Column by Emily Perper.
The Friday morning worship congregation participated firsthand in the sermon. The Rev. Buzz Thomas preached, then encouraged the congregation to divide among the pews and discuss its ideas for community improvement. Thomas’ conclusion of his Week Two sermon series called “Becoming that City on a Hill.” The Scripture reading was James 1:22.
Thomas began by sharing some successful examples of community improvement and reform. In Denver, Colo., the One Family One Church initiative pairs homeless families with a church congregation to provide support, mentorship and friendship.
“What the government can’t give them is a relationship,” Thomas said. “You can give them that. Love them. Guide them.”
Family Promise is a coalition of local congregations and local communities that join together to provide emergency housing and employment support. The Community Food Connections works with large grocery chains to encourage patrons to buy nonperishable food items for a food bank. Tennessee Achieves sends thousands of students to community college free of charge.
“It costs $35,000 a year to keep a kid in jail. We can send 40 kids to college for what it costs to keep a kid in jail,” Thomas said.
Every student participant in Tennessee Achieves receives a mentor.
“As a result of that, we have doubled the retention rate of our staff,” Thomas said.
But the improvement doesn’t have to stop at the local level. Thomas offered ideas about global warming and climate change, and he encouraged the audience to read about James Hansen’s carbon tax proposal, which refunds every collected dollar to the general public.
Thomas also reiterated his belief in paying back the national deficit.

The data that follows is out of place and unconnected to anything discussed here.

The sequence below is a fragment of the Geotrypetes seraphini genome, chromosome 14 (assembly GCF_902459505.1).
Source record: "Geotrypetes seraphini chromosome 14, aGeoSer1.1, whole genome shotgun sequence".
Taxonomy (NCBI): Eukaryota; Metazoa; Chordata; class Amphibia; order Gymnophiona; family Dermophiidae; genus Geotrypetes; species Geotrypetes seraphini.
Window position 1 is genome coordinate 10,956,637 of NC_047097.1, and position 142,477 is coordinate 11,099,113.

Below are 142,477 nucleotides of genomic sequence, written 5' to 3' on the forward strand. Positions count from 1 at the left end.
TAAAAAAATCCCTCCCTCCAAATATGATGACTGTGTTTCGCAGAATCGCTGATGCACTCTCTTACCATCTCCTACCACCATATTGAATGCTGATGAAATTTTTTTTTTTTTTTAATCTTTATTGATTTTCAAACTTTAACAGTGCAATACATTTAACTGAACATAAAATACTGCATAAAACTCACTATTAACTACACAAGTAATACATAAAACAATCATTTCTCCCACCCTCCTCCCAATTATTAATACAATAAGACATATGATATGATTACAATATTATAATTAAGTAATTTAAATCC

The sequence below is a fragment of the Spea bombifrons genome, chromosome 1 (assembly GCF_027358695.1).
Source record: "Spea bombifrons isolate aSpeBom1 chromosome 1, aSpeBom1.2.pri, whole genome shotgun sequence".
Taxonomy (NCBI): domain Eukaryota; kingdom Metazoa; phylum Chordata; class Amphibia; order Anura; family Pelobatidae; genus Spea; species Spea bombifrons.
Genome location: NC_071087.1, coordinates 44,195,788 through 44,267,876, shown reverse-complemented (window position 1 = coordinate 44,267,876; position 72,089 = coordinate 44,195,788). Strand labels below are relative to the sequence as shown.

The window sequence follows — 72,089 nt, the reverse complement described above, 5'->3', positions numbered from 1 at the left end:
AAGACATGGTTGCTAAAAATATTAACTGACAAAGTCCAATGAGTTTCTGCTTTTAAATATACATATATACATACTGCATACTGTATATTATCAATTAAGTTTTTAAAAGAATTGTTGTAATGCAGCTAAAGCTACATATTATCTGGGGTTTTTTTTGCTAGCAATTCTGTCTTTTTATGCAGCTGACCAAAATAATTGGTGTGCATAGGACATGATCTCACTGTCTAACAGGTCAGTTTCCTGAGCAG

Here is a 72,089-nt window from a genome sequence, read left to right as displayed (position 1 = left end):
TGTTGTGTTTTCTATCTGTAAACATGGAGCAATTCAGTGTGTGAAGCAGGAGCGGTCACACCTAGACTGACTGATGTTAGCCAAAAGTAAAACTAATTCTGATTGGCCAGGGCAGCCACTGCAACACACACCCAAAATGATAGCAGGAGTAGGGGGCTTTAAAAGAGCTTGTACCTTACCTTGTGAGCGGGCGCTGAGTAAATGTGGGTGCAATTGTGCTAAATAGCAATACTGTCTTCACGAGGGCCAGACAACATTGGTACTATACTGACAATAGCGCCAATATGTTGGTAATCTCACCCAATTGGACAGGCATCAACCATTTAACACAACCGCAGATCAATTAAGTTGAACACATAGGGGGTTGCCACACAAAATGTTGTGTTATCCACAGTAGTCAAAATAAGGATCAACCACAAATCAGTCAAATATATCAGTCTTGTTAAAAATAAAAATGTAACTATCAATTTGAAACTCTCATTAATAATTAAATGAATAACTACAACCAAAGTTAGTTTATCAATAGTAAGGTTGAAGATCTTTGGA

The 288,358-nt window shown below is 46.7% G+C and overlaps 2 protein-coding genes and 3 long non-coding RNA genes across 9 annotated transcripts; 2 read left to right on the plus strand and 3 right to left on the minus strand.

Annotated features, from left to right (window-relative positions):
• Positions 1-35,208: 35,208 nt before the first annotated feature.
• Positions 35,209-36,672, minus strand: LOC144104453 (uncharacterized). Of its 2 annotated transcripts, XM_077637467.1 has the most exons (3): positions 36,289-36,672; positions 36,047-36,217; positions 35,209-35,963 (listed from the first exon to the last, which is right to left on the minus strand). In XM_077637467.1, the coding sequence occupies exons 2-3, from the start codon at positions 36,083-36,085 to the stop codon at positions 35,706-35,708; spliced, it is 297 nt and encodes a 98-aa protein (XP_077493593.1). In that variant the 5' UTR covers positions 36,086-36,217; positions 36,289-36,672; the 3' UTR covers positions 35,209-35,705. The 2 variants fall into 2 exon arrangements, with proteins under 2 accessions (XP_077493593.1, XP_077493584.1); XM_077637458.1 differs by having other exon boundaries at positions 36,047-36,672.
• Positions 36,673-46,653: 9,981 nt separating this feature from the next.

“It’s immoral to spend your grandchildren’s future,” he said.
He asked the congregants to close their eyes and picture problems plaguing their communities or areas in which they needed improvement. Then, he encouraged the congregants to speak to one other, to listen, to offer suggestions and encouragement and to make connections.
At the end of the service, Thomas gave an encouraging word and concluded by quoting the morning’s Scripture: “But prove yourselves to be doers of the word, and not merely hearers who delude themselves.”
The Rev. George Worth presided. Whitney Webre and Gabrielle Szamburszki of The International Order of the King’s Daughters and Sons Chautauqua Scholarship Program read Scripture. Webre is from New Orleans and studies biochemistry at Spring Hill College in Mobile, Ala. Szamburszki is from Ukraine; she graduated from Beregszasz College with a degree in education. She works as a computer operator. The Motet Choir provided sacred music; the anthem was “Light Looked Down” by Milburn Price, based on the poem by Laurence Housman. Jared Jacobsen, organist and worship and sacred music coordinator, led the choir.